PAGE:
Illustration by Kelsey Hill

Quentin Tarantino is one of the most respected directors of our time. He boasts an impressive knowledge of film-history and much of the auteur’s works are heralded as modern classics. Yet, as adept as Tarantino is at subverting conventions of plot and telling engaging, complex stories rife with tension, he has never known how to deal with issues of race. That ignorance is startlingly present in his newest — and most Tarantino-esque — film, “The Hateful Eight.”

The film does a lot well. The cinematography is amazing, with long, wide shots of the snow-covered Wyoming mountainside. The music, composed by Ennio Morricone, is phenomenal. The cast is, of course, talented. But similar to “Django Unchained,” the film is tone-deaf in its approach, twisting the aftermath of slavery into a revenge fantasy western. The film is grossly irresponsible in its depiction of violence, sexism and race relations.

“Hateful Eight” is a three-hour long frontier justice feature broken up into five chapters, with the first few unfolding at a languid pace. Violence seems inevitable, as two of the characters, Samuel L. Jackson’s Major Marquis Warren and Kurt Russell’s John Ruth, are bounty hunters. The film gets a slow start, but once the first bullet is fired, a deluge of blood, gore and (literal) brains ensues.

One understands racism was rampant in postbellum United States, but historical accuracy doesn’t strike me as reason enough for using the “n-word” 65 times in the film. Even a fictionalized period piece must be responsible about portraying people of color and tense race relations, the products of which are resoundingly felt today. Tarantino seems to act with little awareness about the sort of cultural influence his name alone wields.

Tarantino’s affinity with using the n-word didn’t start with “Hateful Eight” or “Django,” though the frequency of its use in such films is supposedly necessitated by their historical period. But what necessitated his use of the racial epithet during his cameo in “Pulp Fiction,” in the infamous “dead n***** storage scene”? Historical accuracy doesn’t apply. This appears to be a matter of Tarantino perception of artistry and “progress” over the feelings of black artists and writers who have called him out on his uncomfortably negligent use of the slur.

He insists the “Hateful Eight” is meant to spark conversation, but when his characters are written more like caricatures, one wonders what sort of conversation it will spark. When I saw it in theaters on opening day, the racial epithets and crude, tasteless comments about both African-Americans and Mexicans — in particular a scene when Jackson’s character remarks that the owner of the waystation preferred dogs to Mexicans — actually sparked laughter.

The mysterious Bob, a Mexican man, has no depth and adopts an awful Mexican accent, while Major Warren is continually subject to insults from the other men.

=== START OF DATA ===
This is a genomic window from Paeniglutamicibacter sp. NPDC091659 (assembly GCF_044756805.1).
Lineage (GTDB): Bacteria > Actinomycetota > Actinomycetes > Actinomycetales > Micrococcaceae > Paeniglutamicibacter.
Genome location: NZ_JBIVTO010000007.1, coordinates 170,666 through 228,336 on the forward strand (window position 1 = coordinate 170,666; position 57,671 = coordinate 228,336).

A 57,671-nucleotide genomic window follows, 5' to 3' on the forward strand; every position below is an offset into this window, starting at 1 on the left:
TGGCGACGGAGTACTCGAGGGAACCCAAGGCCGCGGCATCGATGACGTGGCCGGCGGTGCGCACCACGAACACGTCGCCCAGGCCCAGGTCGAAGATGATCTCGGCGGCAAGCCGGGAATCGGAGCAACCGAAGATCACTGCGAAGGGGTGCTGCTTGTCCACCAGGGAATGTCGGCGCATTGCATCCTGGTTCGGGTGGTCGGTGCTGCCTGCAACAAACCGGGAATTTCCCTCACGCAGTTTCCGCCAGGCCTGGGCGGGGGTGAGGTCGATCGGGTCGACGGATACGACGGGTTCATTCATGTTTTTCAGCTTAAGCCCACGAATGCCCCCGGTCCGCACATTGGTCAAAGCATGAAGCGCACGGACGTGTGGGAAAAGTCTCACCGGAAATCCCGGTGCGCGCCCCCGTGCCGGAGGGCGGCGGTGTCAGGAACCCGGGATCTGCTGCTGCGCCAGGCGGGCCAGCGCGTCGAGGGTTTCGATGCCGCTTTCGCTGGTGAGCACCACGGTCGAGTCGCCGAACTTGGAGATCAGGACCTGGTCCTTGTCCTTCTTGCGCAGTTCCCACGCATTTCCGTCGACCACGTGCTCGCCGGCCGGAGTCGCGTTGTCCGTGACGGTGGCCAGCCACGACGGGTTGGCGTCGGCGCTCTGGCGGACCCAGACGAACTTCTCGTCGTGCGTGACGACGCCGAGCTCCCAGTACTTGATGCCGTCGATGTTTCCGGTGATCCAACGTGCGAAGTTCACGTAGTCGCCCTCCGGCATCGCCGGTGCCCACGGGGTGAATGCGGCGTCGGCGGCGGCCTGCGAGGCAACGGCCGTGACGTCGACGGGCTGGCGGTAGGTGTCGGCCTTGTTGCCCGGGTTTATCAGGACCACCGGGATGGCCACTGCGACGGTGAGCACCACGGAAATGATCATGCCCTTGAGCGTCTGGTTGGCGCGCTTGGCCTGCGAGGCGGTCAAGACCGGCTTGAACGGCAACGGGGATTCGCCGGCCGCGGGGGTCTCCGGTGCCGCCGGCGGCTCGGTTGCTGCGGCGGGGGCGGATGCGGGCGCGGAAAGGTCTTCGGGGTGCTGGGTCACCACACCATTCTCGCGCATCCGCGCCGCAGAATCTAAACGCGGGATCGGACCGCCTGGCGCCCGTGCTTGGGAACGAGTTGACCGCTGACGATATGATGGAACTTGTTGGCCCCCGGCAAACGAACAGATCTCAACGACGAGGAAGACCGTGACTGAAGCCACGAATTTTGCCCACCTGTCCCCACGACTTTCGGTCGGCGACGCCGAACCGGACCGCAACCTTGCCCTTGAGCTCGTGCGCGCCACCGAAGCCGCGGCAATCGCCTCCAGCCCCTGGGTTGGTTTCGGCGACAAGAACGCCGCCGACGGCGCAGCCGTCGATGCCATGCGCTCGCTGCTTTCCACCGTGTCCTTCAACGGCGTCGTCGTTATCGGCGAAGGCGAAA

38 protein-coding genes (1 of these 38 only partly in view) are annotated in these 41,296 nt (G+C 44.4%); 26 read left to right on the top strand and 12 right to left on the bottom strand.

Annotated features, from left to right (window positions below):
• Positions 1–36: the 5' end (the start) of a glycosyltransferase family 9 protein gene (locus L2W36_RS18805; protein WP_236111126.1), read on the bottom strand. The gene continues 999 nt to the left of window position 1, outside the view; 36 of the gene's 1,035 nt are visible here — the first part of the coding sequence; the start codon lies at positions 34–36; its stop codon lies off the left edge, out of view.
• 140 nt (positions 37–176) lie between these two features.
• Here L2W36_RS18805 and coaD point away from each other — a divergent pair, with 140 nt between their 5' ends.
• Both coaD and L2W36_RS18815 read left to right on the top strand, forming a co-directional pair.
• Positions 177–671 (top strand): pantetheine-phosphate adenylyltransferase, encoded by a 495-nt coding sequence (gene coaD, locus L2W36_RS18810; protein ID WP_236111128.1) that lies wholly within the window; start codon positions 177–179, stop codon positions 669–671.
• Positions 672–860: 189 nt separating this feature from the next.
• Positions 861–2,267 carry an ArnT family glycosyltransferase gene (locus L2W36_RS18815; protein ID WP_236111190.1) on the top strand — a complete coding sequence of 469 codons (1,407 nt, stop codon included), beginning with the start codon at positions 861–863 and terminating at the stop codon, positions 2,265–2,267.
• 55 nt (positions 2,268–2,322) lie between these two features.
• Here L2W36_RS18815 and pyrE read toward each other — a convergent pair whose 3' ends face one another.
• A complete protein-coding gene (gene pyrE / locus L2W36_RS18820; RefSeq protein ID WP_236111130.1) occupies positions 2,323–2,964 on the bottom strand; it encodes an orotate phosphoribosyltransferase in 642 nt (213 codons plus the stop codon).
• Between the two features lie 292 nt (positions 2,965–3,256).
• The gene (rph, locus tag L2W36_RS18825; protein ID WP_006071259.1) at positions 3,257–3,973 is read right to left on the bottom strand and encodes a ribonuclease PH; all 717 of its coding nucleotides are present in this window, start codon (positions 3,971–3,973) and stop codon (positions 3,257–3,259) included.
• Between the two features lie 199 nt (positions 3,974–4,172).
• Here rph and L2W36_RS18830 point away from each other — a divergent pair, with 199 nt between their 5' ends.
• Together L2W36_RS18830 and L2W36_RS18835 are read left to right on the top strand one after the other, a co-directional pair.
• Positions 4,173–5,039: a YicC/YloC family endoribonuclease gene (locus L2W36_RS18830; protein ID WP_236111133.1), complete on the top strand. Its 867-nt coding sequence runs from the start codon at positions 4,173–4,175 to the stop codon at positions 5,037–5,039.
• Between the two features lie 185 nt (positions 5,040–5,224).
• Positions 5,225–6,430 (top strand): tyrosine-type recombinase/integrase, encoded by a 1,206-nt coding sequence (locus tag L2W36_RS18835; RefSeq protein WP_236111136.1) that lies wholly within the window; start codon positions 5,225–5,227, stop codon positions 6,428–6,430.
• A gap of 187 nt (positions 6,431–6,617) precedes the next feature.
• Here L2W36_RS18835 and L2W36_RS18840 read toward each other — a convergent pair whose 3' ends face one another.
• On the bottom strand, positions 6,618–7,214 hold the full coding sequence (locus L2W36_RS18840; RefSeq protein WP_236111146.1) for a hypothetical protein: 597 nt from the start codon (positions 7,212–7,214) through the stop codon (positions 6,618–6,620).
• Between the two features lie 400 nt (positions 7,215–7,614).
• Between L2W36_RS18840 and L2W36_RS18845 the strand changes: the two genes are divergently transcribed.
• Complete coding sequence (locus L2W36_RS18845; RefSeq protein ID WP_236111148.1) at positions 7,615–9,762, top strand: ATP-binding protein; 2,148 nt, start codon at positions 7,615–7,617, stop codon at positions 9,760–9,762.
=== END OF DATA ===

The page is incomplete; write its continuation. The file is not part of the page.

The worst of it is an uncomfortably long, graphic scene where Major Warren describes orally raping and killing a southern soldier sent to kill him. The scene being used as a way to characterize the Major calls into question Tarantino’s lack of awareness. He perpetuates the stereotype that sex and violence are crucial to the Major’s masculinity as a black man and subsequently, power.

Later, the Major is castrated via gunshot and left immobile. It’s almost a continuation of the aforementioned scene, where the power of the character rests on antiquated tropes of masculinity, specifically his penis. Without the chief symbol of this masculinity, he is rendered powerless.

Tarantino’s lack of self-awareness crops up in other parts of the film. The most prominent female character Daisy Domergue, played by Jennifer Jason Leigh, had been apprehended by Ruth and on her way to being hung. We see Ruth frequently breaking her nose, splitting her head, and engaging in other forms of brutalization.

“The violence is meant to send shockwaves through the audience, to create sympathy with Daisy,” Tarantino explains in a BBC interview. But Domergue’s spiteful, racist comments make it harder for the audience to sympathize. She’s not likable, but the film justifies her abuse by her criminality. Again, it’s irresponsible in its fetishization of violence and glaring misogyny.

“Me dealing with race in America is one of the things I have to offer to cinema,” Tarantino said in an interview with Entertainment Weekly. “That is one part of my interest in American society, and so the fact that it bleeds into my work makes perfect sense. In particular, it’s what I have to offer the Western genre, because it’s really not been dealt with [there] in any meaningful way.”

He says films like “Django” and “Hateful Eight” are nuanced critiques of institutionalized racism dating back to antebellum America. But after viewing the films, one must wonder how far up his own ass the director must be to really believe his films are advancing critical discourse about race relations in America or progressing the way characters of color are written on screen.

Tarantino has so much power as a director. His films have huge budgets and even larger social influence, which is why it’s disappointing to see these cardboard caricatures attempting to be passed off as revolutionary in their representation.

We should be urging filmmakers and artists to be responsible and conscientious about the media they are producing. It’s not about foregoing the quality of art for the sake of being politically correct or giving transgressions a pass because the story is fictionalized. It is about recognizing that sexism, gun violence and racism are unfortunate truths of the world we live in and that these ideologies bring harm to people everyday.